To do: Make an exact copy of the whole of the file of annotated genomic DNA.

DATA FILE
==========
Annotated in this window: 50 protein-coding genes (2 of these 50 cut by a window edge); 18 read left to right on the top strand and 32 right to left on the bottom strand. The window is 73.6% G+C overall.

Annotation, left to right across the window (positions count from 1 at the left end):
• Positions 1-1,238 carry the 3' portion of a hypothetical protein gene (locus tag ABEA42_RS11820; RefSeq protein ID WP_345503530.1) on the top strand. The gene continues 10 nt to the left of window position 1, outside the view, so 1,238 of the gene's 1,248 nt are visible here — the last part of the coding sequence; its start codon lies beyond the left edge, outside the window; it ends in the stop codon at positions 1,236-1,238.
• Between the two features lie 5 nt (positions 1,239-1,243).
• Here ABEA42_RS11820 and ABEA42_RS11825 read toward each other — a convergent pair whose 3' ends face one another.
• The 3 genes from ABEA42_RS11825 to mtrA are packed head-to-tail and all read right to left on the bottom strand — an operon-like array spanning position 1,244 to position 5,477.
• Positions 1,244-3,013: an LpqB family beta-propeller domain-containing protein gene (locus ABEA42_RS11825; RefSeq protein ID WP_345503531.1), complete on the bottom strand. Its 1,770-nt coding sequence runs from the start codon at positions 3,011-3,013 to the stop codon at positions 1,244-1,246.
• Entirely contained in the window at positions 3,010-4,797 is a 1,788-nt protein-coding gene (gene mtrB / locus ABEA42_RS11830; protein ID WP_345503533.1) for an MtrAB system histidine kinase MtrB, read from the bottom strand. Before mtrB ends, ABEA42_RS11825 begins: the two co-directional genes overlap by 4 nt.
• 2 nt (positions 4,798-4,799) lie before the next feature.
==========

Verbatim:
Annotated in this window: 50 protein-coding genes (2 of these 50 cut by a window edge); 18 read left to right on the top strand and 32 right to left on the bottom strand. The window is 73.6% G+C overall.

Annotation, left to right across the window (positions count from 1 at the left end):
• Positions 1-1,238 carry the 3' portion of a hypothetical protein gene (locus tag ABEA42_RS11820; RefSeq protein ID WP_345503530.1) on the top strand. The gene continues 10 nt to the left of window position 1, outside the view, so 1,238 of the gene's 1,248 nt are visible here — the last part of the coding sequence; its start codon lies beyond the left edge, outside the window; it ends in the stop codon at positions 1,236-1,238.
• Between the two features lie 5 nt (positions 1,239-1,243).
• Here ABEA42_RS11820 and ABEA42_RS11825 read toward each other — a convergent pair whose 3' ends face one another.
• The 3 genes from ABEA42_RS11825 to mtrA are packed head-to-tail and all read right to left on the bottom strand — an operon-like array spanning position 1,244 to position 5,477.
• Positions 1,244-3,013: an LpqB family beta-propeller domain-containing protein gene (locus ABEA42_RS11825; RefSeq protein ID WP_345503531.1), complete on the bottom strand. Its 1,770-nt coding sequence runs from the start codon at positions 3,011-3,013 to the stop codon at positions 1,244-1,246.
• Entirely contained in the window at positions 3,010-4,797 is a 1,788-nt protein-coding gene (gene mtrB / locus ABEA42_RS11830; protein ID WP_345503533.1) for an MtrAB system histidine kinase MtrB, read from the bottom strand. Before mtrB ends, ABEA42_RS11825 begins: the two co-directional genes overlap by 4 nt.
• 2 nt (positions 4,798-4,799) lie before the next feature.